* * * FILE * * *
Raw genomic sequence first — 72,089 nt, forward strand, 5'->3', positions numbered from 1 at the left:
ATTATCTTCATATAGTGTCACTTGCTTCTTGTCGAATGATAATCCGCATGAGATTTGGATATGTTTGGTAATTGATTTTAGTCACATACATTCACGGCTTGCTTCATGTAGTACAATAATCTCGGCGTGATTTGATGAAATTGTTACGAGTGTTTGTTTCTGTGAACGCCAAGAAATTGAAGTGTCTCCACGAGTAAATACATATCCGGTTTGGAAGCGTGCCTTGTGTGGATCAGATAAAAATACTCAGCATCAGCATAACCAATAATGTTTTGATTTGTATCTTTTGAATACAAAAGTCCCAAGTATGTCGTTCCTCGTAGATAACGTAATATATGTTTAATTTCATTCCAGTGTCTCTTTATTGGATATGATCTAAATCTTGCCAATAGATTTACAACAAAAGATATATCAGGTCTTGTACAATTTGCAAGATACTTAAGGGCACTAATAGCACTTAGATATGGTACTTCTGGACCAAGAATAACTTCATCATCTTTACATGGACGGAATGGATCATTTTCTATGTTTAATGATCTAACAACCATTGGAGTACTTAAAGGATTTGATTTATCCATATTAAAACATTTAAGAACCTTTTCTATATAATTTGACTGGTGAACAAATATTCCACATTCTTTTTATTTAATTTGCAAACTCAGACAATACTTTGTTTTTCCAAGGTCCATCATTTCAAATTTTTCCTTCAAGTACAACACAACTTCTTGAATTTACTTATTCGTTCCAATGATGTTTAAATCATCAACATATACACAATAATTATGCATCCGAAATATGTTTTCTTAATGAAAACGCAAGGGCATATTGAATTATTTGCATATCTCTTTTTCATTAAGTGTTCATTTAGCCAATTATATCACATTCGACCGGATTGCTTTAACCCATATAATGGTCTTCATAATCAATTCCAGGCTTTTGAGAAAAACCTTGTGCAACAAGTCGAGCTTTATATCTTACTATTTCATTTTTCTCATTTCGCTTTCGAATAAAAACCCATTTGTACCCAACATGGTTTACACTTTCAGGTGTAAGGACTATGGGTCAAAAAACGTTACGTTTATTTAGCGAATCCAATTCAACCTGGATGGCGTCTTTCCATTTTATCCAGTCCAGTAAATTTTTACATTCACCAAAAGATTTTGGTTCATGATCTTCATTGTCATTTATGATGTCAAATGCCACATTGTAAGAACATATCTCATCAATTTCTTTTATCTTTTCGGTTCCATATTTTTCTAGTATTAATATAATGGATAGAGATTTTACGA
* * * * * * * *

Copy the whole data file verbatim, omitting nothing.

Raw genomic sequence first — 72,089 nt, forward strand, 5'->3', positions numbered from 1 at the left:
ATTATCTTCATATAGTGTCACTTGCTTCTTGTCGAATGATAATCCGCATGAGATTTGGATATGTTTGGTAATTGATTTTAGTCACATACATTCACGGCTTGCTTCATGTAGTACAATAATCTCGGCGTGATTTGATGAAATTGTTACGAGTGTTTGTTTCTGTGAACGCCAAGAAATTGAAGTGTCTCCACGAGTAAATACATATCCGGTTTGGAAGCGTGCCTTGTGTGGATCAGATAAAAATACTCAGCATCAGCATAACCAATAATGTTTTGATTTGTATCTTTTGAATACAAAAGTCCCAAGTATGTCGTTCCTCGTAGATAACGTAATATATGTTTAATTTCATTCCAGTGTCTCTTTATTGGATATGATCTAAATCTTGCCAATAGATTTACAACAAAAGATATATCAGGTCTTGTACAATTTGCAAGATACTTAAGGGCACTAATAGCACTTAGATATGGTACTTCTGGACCAAGAATAACTTCATCATCTTTACATGGACGGAATGGATCATTTTCTATGTTTAATGATCTAACAACCATTGGAGTACTTAAAGGATTTGATTTATCCATATTAAAACATTTAAGAACCTTTTCTATATAATTTGACTGGTGAACAAATATTCCACATTCTTTTTATTTAATTTGCAAACTCAGACAATACTTTGTTTTTCCAAGGTCCATCATTTCAAATTTTTCCTTCAAGTACAACACAACTTCTTGAATTTACTTATTCGTTCCAATGATGTTTAAATCATCAACATATACACAATAATTATGCATCCGAAATATGTTTTCTTAATGAAAACGCAAGGGCATATTGAATTATTTGCATATCTCTTTTTCATTAAGTGTTCATTTAGCCAATTATATCACATTCGACCGGATTGCTTTAACCCATATAATGGTCTTCATAATCAATTCCAGGCTTTTGAGAAAAACCTTGTGCAACAAGTCGAGCTTTATATCTTACTATTTCATTTTTCTCATTTCGCTTTCGAATAAAAACCCATTTGTACCCAACATGGTTTACACTTTCAGGTGTAAGGACTATGGGTCAAAAAACGTTACGTTTATTTAGCGAATCCAATTCAACCTGGATGGCGTCTTTCCATTTTATCCAGTCCAGTAAATTTTTACATTCACCAAAAGATTTTGGTTCATGATCTTCATTGTCATTTATGATGTCAAATGCCACATTGTAAGAACATATCTCATCAATTTCTTTTATCTTTTCGGTTCCATATTTTTCTAGTATTAATATAATGGATAGAGATTTTACGA